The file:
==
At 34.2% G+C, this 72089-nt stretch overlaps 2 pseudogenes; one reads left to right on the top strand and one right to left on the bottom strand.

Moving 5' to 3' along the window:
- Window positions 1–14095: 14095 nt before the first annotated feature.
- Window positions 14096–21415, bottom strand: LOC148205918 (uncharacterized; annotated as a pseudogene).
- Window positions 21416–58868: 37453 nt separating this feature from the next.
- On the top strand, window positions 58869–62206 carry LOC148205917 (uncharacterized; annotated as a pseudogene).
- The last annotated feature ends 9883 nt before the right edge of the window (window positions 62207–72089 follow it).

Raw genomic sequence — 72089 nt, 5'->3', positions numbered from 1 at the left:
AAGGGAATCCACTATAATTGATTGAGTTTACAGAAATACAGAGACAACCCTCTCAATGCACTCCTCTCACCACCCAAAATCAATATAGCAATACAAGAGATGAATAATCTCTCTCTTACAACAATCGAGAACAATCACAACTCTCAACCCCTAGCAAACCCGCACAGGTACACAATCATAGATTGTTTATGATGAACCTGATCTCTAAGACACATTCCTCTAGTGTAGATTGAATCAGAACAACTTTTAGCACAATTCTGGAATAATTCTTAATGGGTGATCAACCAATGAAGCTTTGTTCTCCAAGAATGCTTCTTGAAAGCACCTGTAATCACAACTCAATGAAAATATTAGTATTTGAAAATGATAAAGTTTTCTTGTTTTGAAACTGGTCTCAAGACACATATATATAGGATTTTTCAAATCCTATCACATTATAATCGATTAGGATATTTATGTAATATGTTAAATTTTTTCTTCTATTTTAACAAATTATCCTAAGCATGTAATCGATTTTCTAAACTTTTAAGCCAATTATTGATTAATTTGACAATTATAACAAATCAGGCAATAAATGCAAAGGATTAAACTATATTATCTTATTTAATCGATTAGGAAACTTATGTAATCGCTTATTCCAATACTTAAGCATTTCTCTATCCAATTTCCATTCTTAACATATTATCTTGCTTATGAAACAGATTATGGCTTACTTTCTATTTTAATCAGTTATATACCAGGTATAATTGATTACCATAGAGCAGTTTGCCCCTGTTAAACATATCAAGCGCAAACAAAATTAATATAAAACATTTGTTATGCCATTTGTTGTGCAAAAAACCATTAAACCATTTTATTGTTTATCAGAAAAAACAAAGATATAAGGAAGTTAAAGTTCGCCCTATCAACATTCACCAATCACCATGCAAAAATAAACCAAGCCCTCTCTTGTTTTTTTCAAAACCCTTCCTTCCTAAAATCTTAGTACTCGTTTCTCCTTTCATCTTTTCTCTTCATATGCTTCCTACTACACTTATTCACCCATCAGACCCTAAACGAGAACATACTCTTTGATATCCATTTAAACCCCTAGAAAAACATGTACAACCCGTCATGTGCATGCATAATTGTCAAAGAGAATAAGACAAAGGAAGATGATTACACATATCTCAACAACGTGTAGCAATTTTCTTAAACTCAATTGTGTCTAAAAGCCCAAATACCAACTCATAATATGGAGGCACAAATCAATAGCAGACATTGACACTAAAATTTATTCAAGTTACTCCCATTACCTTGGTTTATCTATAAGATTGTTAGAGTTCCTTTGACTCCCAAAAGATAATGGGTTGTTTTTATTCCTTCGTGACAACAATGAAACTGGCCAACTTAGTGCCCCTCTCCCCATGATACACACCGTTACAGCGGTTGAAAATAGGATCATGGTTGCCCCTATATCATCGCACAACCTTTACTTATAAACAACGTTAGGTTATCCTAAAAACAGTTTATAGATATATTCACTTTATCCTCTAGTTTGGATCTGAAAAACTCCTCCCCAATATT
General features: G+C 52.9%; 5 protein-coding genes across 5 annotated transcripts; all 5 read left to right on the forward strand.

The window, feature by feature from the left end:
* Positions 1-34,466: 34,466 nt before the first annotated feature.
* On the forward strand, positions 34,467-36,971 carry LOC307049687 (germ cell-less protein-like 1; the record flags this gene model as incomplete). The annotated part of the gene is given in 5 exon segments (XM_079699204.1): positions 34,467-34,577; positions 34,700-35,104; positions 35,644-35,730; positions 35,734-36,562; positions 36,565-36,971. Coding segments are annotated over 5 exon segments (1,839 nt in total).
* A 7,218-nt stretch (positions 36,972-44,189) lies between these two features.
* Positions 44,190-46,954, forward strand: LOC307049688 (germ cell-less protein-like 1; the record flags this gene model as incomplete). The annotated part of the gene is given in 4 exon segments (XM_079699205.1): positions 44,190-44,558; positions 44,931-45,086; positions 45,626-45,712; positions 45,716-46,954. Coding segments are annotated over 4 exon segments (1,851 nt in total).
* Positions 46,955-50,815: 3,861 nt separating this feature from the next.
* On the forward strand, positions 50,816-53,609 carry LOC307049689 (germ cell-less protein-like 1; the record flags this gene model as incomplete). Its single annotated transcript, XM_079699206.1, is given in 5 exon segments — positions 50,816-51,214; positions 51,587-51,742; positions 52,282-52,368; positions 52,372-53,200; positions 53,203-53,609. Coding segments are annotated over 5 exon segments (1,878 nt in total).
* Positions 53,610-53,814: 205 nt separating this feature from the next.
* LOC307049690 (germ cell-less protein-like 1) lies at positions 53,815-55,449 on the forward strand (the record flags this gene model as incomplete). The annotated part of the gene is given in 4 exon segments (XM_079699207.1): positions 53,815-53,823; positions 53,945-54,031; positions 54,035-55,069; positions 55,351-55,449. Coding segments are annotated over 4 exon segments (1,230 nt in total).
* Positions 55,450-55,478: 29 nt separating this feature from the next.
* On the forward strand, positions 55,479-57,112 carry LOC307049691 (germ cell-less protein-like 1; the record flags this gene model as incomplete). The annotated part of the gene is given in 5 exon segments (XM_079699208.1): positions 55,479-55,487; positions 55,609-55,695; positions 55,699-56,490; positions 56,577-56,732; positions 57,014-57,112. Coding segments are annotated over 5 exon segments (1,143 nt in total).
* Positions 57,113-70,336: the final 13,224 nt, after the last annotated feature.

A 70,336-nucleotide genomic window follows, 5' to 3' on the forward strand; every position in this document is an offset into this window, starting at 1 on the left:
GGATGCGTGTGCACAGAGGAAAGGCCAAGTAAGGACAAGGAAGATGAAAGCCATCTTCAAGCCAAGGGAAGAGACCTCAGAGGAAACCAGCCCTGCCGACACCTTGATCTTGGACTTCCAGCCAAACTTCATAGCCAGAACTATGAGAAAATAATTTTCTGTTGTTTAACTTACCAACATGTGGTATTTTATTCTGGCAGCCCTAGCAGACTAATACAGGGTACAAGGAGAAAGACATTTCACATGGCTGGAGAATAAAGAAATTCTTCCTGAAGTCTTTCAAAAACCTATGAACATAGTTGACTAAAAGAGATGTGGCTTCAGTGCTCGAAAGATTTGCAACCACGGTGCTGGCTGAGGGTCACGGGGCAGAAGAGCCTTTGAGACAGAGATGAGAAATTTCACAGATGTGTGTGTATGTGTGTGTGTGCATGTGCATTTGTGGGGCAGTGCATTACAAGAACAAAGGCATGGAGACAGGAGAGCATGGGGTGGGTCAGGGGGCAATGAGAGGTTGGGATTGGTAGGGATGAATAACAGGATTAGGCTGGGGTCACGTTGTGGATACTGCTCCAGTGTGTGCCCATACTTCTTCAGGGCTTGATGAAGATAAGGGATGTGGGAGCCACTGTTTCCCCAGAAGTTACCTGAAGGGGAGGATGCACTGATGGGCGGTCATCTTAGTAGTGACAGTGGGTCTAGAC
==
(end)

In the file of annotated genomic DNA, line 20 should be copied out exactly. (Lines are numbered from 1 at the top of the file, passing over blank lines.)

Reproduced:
* Positions 55,450-55,478: 29 nt separating this feature from the next.